An ecological assessment of neighborhood, family, peer, and individual characteristics in predicting violence: a multilevel analysis of African-American families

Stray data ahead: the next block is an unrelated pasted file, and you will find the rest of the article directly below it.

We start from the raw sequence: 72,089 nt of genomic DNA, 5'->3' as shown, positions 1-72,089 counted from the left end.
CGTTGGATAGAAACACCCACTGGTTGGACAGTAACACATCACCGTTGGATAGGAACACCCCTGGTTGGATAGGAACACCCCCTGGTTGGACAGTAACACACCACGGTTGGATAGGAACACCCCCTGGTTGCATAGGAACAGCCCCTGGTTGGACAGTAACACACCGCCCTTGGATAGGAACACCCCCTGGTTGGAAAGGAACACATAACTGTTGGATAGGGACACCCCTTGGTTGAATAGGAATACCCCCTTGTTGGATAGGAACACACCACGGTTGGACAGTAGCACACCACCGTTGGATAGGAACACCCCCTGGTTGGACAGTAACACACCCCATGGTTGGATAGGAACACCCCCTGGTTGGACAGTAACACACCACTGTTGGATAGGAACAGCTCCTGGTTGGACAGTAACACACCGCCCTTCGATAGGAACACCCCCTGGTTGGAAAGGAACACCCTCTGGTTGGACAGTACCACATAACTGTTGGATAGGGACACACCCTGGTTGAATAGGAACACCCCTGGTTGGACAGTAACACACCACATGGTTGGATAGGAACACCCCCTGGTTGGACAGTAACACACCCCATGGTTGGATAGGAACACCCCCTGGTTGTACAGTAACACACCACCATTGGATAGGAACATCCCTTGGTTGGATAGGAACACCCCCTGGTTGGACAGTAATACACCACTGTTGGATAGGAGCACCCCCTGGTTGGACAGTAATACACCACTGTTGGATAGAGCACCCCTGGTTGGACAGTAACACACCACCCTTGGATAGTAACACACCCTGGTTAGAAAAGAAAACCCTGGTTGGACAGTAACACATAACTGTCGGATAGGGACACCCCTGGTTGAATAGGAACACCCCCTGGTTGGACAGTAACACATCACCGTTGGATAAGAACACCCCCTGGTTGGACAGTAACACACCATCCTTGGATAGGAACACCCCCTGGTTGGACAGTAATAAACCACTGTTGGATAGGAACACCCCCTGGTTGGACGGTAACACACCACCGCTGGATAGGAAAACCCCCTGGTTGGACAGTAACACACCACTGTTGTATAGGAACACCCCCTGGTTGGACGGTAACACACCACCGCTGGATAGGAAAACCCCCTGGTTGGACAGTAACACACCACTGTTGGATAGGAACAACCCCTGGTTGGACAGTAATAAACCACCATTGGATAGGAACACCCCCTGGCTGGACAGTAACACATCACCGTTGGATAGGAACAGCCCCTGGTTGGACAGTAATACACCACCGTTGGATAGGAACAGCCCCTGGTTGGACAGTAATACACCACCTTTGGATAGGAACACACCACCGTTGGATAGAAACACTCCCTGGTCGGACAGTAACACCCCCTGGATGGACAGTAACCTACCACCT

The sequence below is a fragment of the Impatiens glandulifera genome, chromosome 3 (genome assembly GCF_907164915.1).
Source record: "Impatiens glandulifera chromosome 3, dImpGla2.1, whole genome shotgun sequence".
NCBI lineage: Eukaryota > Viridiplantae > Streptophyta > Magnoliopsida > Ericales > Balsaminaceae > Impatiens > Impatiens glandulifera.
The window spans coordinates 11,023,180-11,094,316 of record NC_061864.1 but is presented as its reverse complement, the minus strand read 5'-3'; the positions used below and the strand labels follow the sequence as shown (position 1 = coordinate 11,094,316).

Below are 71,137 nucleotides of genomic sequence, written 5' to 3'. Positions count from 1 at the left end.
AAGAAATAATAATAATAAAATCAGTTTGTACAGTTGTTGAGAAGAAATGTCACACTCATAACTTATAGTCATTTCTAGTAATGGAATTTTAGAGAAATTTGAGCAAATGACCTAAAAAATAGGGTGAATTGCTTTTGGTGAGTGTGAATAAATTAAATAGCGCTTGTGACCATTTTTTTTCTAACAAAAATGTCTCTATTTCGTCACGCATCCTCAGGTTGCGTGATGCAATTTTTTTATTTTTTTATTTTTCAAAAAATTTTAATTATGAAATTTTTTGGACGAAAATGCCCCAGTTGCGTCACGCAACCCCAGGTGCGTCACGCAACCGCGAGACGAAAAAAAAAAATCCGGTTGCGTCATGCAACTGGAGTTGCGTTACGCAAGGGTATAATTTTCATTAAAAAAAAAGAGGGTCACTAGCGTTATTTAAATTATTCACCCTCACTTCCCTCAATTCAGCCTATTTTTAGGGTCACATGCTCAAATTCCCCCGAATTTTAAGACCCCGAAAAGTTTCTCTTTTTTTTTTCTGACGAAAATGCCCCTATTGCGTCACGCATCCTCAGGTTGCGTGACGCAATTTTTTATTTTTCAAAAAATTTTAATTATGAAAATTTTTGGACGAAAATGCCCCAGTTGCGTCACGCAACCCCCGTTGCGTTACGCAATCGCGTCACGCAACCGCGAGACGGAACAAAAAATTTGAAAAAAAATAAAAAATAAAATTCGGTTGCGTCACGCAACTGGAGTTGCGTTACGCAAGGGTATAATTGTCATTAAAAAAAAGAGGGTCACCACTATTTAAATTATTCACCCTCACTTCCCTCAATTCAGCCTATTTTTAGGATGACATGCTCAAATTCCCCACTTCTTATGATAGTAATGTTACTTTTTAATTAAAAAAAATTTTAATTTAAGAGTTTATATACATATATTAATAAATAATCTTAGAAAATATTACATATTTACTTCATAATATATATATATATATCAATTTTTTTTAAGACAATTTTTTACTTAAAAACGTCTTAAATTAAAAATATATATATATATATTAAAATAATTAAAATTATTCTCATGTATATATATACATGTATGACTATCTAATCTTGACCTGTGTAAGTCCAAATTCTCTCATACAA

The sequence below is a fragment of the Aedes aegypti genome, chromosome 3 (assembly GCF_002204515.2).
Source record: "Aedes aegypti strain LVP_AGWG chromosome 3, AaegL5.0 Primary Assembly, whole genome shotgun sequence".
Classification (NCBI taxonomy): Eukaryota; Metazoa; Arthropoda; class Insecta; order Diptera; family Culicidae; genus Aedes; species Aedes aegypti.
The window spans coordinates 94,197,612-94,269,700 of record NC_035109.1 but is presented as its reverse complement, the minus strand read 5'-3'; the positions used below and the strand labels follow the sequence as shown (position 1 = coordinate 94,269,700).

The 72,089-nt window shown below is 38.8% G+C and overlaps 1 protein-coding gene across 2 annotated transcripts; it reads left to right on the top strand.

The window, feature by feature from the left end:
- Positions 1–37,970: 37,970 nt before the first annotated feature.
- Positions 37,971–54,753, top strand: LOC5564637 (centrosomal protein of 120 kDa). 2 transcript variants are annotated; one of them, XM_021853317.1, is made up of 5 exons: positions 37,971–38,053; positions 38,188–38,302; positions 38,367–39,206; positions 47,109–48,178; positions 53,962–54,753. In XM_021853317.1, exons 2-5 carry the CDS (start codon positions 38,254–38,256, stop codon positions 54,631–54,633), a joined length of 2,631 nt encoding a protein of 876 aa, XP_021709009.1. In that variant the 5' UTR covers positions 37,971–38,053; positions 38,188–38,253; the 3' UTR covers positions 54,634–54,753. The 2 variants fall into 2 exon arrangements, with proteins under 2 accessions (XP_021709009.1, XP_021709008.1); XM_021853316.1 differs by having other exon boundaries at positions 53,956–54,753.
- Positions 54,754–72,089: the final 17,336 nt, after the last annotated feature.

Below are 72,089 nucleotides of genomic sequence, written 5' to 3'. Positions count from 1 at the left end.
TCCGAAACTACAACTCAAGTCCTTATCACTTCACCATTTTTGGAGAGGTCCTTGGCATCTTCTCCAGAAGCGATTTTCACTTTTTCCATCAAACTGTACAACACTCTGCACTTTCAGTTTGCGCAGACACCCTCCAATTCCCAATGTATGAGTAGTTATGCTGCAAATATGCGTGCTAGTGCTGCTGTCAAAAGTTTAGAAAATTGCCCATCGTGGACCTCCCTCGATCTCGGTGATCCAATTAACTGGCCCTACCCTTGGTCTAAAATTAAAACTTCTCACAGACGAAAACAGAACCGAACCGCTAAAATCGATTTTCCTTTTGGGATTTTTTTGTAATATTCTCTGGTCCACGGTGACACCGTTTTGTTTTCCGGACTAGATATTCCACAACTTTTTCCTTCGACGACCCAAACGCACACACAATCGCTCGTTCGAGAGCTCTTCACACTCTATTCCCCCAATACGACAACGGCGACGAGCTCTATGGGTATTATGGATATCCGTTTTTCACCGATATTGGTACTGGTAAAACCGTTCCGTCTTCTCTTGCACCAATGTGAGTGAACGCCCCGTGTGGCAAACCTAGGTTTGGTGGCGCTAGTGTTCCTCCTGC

This study used epidemic, cultural deviance, and social learning perspectives to examine the extent to which exposure to various forms of violence predicted violent behavior among 867 African-American youth. The study examined the following macro-level predictors of childhood violence: neighborhood violence, neighborhood SES, neighborhood subculture of violence, and percent African American. The following micro-level predictors were examined: street code, associating with violent peers, corporal punishment, parental violence, and warm/supportive parenting. Using hierarchical linear modeling techniques (HLM), the results showed that neighborhood SES was the only macro-level variable to exert a significant influence on violence. Furthermore, childhood violence was significantly related to street code, violent peers, parental violent behavior, and warm/supportive parenting. Overall, the results indicated that micro-level variables explained 27% of the variance, and macro-level variables explained an additional 3%. These findings demonstrate the importance of micro-level factors in predicting violence. It was concluded that simply living in a violent neighborhood does not produce violent children, but that family, peer, and individual characteristics at the micro-level play a large role in predicting violence in children.